Euclidean Algorithm for Greatest Common Divisor (GCD) in Java

Overview: This article explains Euclid’s Algorithm for Greatest Common Divisor(GCD) of 2 numbers. It then shows how to implement Euclidean Algorithm in Java with variations such as – GCD of two numbers iteratively, GCD of 2 numbers recursively and GCD of n numbers recursively.

Understanding Euclidean Algorithm for Greatest Common Divisor

Basic Version – Subtraction Based The basic algorithm given by Euclid simplifies the GCD determination process by using the principle that the greatest common divisor of two numbers does not change if the larger of the two numbers is replaced by the difference of the two. We then successively keep replacing the larger of the two numbers with their difference in multiple steps till one of the two numbers reaches zero. Lets see the algorithm with an example now.
Example of Subtraction Based Version: Lets find GCD of 264 and 148.
Step 0: GCD of 264 & 148
Step 1: Applying Euclid’s algorithm the numbers now become 148 & 116(264-148)
Step 2: Applying again they become 116 & 32(148-116)
Step 3: And next – 32 & 84(116-32)
Step 4: 32 & 52(84-32)
Step 5: 32 & 20(52-32)
Step 6: 20 & 12(32-20)
Step 7: 12 & 8(20-12)
Step 8: 8 & 4(12-8)
Step 9: 4 & 4(8-4)
Step 10: 4 & 0(4-4)
Since one of the numbers has reached zero, the GCD of the 264 and 148 is 4. It took us 10 steps to arrive at the GCD.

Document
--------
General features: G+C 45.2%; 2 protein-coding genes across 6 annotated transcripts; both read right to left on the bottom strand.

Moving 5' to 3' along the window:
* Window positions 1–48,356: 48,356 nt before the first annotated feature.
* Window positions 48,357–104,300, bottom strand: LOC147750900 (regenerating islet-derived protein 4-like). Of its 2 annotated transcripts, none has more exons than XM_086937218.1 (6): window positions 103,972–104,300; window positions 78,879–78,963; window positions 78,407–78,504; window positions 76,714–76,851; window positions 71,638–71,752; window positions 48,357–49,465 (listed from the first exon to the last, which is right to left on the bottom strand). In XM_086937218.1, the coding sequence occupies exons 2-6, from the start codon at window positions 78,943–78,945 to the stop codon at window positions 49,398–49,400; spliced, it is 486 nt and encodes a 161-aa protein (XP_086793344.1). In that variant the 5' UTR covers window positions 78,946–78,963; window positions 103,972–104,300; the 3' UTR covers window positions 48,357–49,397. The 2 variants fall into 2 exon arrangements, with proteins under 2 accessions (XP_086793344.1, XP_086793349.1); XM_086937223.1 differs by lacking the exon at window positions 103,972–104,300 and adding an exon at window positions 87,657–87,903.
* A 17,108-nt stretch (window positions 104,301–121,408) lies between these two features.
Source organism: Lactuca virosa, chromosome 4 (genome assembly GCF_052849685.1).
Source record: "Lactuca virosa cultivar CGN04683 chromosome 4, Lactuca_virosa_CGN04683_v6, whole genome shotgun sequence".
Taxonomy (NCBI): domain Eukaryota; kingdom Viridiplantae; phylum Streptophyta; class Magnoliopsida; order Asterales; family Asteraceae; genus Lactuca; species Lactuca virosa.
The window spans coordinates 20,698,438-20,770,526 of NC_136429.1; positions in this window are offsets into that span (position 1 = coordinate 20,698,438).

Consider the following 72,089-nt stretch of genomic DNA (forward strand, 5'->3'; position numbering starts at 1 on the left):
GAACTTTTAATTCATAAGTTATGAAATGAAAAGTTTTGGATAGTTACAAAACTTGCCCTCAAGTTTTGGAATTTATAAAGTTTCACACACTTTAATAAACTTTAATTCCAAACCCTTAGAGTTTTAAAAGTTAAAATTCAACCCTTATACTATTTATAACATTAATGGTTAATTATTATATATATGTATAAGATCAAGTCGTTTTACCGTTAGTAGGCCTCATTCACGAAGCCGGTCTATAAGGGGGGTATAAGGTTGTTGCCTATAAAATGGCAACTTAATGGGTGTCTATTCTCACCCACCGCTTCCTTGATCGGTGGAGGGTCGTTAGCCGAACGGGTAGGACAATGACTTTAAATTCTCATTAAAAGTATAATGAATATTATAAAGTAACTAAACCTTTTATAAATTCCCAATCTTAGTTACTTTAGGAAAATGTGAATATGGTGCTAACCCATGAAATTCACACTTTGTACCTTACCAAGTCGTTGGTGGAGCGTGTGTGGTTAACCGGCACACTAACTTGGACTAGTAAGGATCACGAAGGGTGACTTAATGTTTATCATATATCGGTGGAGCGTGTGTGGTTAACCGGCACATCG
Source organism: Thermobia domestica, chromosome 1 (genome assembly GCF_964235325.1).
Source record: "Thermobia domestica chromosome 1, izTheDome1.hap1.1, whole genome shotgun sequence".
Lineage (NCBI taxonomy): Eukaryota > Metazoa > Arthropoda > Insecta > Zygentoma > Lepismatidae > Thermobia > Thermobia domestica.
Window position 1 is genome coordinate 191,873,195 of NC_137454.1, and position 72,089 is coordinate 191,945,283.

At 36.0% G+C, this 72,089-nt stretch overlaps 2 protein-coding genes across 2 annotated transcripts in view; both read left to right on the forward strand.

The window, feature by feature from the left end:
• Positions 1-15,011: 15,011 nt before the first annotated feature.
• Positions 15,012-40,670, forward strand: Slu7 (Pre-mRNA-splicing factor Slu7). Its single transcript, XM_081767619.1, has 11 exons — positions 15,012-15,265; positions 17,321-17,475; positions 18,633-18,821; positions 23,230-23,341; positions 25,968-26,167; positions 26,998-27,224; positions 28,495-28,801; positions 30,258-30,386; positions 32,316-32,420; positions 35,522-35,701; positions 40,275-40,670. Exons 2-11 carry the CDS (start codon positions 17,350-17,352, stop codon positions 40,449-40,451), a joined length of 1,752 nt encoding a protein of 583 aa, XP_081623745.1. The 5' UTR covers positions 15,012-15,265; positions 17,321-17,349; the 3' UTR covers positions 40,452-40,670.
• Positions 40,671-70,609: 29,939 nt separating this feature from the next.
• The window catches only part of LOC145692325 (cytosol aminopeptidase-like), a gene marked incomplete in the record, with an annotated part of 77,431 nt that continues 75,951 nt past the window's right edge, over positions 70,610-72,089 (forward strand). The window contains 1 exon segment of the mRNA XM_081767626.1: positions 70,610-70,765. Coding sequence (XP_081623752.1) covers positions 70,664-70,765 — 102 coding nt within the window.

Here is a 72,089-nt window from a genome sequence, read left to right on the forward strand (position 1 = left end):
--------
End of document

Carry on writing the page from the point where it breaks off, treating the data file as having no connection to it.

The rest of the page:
Division Based Version of Euclid’s Algorithm This version is based on the same principle of subtraction on which basic version is based but it greatly enhances the performance by using division instead of subtraction. Here, after each step the larger of the two number is replaced by the remainder obtained by dividing the larger number by the smaller number.
Example of Division Based Version: Lets again find GCD of 264 and 148.
Step 0: GCD of 264 & 148
Step 1: Applying division based euclidean algorithm – GCD of 116(remainder of 264/148) and 148
Step 2: Repeating same logic – GCD of 32(remainder of 148/116) and 116
Step 3: GCD of 20(remainder of 116/32) and 32
Step 4: GCD of 12(remainder of 32/20) and 20
Step 5: GCD of 8(remainder of 20/12) and 12
Step 6: GCD of 4(remainder of 12/8) and 8
Step 7: GCD of 0(remainder of 8/4) and 4
Since one of the numbers is now zero, GCD is the other number i.e. 4.

As you can see the number of steps taken by Division based Euclidean algorithm is less than subtraction based one(7 vs 10) for the example we took.

Thumb rule for Euclid's Algorithms' efficiencies Thumb rule for Euclid's Algorithms' efficiencies
Division based algorithm gives the GCD of 2 numbers in number of steps less than or equal to 5 times the number of digits in the smaller number for base 10 numbers.

Going forward, we will be writing Java code for the more efficient division based Euclidean algorithm only in this tutorial.

Java Implementation – Iterative Method for Division based GCD Determination for 2 numbers

Java Method for Division based GCD Determination for 2 numbers
public static int gcdIterative(int bigger, int smaller) {